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A large, prolonged chyle leak can have several adverse effects. Patients are often already malnourished and/or immunosuppressed as a result of prior surgery or illness. In the presence of a chyle leak, the nutritional and immunologic status of the patient is further compromised. Not only is there a significant loss of fluid and electrolytes (at times, >1.5 L/day), but also a significant number of T-lymphocytes can be lost through the drainage of chyle fluid, resulting in lymphopenia and immunosuppression. Finally, there is depletion of nutritional stores through loss of fats and protein. Accumulation of chyle in the pleural cavity can quickly cause compression of underlying lung, respiratory compromise, and even tension chylothorax. The first priority in managing these patients is adequate drainage of chyle from the thorax, reexpansion of the lung, and assurance of pleural apposition. This is usually best accomplished through placement of a posteriorly directed chest tube. Replacement of IV fluids and electrolytes is initiated. Drainage of chyle should drop significantly with cessation of oral intake; total parenteral nutrition should be instituted immediately if this route is chosen.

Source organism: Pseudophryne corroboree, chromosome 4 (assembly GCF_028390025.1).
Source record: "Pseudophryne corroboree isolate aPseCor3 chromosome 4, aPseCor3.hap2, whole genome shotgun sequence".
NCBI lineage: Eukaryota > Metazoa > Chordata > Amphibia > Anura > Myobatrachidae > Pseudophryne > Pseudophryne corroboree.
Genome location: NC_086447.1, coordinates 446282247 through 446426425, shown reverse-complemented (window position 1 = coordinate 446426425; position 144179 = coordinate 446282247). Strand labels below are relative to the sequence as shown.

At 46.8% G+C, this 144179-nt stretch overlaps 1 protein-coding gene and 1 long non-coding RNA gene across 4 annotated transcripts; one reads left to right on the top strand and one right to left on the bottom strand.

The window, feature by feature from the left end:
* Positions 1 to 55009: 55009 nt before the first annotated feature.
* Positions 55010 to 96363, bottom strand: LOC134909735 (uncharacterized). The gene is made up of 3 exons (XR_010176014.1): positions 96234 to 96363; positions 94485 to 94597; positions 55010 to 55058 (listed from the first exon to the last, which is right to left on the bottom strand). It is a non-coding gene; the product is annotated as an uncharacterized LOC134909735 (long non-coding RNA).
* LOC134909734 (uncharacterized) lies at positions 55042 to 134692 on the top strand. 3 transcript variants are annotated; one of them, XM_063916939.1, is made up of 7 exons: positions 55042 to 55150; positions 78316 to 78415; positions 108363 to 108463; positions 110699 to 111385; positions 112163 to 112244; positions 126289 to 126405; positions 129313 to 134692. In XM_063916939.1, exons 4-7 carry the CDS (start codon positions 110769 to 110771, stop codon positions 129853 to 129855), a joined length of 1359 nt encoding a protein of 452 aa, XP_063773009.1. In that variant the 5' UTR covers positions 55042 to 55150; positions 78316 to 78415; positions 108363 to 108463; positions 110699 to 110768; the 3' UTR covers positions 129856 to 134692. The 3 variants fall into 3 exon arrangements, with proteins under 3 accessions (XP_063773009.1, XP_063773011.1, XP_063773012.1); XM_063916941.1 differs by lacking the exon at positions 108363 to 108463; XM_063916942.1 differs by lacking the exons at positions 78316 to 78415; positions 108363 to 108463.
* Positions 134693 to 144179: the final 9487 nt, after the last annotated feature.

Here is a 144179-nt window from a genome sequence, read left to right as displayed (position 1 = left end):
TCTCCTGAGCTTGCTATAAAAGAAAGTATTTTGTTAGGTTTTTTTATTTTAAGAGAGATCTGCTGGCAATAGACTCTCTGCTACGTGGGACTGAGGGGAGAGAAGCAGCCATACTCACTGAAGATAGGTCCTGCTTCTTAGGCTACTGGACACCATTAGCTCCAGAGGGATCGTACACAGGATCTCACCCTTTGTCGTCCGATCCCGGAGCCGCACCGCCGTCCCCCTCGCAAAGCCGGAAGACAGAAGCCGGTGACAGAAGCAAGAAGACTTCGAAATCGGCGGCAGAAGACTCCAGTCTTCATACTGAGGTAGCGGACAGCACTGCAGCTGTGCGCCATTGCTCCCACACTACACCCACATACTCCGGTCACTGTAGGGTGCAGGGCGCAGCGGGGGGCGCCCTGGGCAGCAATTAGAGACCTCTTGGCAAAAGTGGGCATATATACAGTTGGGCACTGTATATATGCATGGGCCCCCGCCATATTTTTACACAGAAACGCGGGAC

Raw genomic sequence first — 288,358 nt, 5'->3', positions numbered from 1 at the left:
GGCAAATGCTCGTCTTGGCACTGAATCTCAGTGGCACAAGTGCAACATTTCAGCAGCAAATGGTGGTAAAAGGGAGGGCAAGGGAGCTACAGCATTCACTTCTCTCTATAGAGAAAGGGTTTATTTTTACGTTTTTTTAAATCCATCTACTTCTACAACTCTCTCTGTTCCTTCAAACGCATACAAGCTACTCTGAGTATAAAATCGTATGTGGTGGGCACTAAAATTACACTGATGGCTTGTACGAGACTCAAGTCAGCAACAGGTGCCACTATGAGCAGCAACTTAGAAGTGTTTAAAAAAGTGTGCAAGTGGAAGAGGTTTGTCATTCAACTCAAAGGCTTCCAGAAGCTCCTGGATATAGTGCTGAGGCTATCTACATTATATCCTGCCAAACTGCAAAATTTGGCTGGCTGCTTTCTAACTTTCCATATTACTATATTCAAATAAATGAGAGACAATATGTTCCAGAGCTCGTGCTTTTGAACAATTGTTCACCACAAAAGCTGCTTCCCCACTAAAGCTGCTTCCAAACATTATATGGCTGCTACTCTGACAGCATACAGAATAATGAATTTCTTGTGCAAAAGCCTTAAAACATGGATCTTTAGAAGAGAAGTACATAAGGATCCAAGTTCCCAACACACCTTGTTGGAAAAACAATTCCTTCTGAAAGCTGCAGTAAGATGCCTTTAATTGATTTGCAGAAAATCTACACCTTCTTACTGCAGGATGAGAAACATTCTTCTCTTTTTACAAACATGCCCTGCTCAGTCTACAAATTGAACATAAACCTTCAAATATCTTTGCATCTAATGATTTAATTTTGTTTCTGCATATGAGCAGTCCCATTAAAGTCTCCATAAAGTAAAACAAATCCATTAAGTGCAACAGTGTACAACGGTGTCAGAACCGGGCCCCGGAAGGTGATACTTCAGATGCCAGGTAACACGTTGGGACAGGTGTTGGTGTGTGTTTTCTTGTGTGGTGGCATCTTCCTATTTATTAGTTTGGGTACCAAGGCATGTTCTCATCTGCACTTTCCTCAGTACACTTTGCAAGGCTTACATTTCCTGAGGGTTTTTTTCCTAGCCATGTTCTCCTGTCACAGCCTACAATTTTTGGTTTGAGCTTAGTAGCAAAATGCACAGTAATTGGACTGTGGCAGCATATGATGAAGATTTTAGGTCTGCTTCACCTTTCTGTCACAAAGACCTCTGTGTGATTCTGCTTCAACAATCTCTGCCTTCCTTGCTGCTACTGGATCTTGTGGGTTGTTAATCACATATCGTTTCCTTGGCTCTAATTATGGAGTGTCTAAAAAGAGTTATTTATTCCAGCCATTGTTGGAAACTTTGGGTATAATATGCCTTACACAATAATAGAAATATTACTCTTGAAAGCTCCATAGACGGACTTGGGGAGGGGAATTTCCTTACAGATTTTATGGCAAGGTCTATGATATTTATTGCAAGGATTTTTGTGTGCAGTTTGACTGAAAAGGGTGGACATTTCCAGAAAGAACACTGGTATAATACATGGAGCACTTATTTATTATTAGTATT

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Dec 30, 2018 | Posted by in VASCULAR SURGERY | Comments Off on Surgical Management of Chylothorax